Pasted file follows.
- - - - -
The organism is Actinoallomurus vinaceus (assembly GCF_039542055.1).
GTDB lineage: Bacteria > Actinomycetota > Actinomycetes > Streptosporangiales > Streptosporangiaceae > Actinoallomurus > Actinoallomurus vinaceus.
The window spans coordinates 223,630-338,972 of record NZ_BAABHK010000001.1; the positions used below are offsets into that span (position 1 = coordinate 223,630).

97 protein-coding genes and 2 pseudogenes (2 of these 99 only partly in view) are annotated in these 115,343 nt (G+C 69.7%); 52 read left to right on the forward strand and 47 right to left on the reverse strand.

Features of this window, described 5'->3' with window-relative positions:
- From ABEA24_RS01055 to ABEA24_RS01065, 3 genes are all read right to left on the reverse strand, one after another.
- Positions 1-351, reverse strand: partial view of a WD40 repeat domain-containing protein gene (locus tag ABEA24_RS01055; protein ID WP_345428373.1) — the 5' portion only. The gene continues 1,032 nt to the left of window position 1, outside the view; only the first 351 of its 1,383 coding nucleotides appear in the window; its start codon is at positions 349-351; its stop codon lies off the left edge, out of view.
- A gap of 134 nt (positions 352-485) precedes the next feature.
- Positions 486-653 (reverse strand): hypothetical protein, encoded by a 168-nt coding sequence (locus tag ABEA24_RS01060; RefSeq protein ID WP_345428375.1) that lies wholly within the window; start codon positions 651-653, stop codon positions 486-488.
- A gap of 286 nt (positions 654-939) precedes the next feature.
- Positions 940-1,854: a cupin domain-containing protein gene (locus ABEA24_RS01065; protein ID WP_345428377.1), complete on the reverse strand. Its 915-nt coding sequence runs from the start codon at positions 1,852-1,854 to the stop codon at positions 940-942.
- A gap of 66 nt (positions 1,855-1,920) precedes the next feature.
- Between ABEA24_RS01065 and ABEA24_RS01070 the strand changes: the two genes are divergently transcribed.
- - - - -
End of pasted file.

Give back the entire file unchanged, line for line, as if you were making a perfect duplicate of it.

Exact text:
The organism is Actinoallomurus vinaceus (assembly GCF_039542055.1).
GTDB lineage: Bacteria > Actinomycetota > Actinomycetes > Streptosporangiales > Streptosporangiaceae > Actinoallomurus > Actinoallomurus vinaceus.
The window spans coordinates 223,630-338,972 of record NZ_BAABHK010000001.1; the positions used below are offsets into that span (position 1 = coordinate 223,630).

97 protein-coding genes and 2 pseudogenes (2 of these 99 only partly in view) are annotated in these 115,343 nt (G+C 69.7%); 52 read left to right on the forward strand and 47 right to left on the reverse strand.

Features of this window, described 5'->3' with window-relative positions:
- From ABEA24_RS01055 to ABEA24_RS01065, 3 genes are all read right to left on the reverse strand, one after another.
- Positions 1-351, reverse strand: partial view of a WD40 repeat domain-containing protein gene (locus tag ABEA24_RS01055; protein ID WP_345428373.1) — the 5' portion only. The gene continues 1,032 nt to the left of window position 1, outside the view; only the first 351 of its 1,383 coding nucleotides appear in the window; its start codon is at positions 349-351; its stop codon lies off the left edge, out of view.
- A gap of 134 nt (positions 352-485) precedes the next feature.
- Positions 486-653 (reverse strand): hypothetical protein, encoded by a 168-nt coding sequence (locus tag ABEA24_RS01060; RefSeq protein ID WP_345428375.1) that lies wholly within the window; start codon positions 651-653, stop codon positions 486-488.
- A gap of 286 nt (positions 654-939) precedes the next feature.
- Positions 940-1,854: a cupin domain-containing protein gene (locus ABEA24_RS01065; protein ID WP_345428377.1), complete on the reverse strand. Its 915-nt coding sequence runs from the start codon at positions 1,852-1,854 to the stop codon at positions 940-942.
- A gap of 66 nt (positions 1,855-1,920) precedes the next feature.
- Between ABEA24_RS01065 and ABEA24_RS01070 the strand changes: the two genes are divergently transcribed.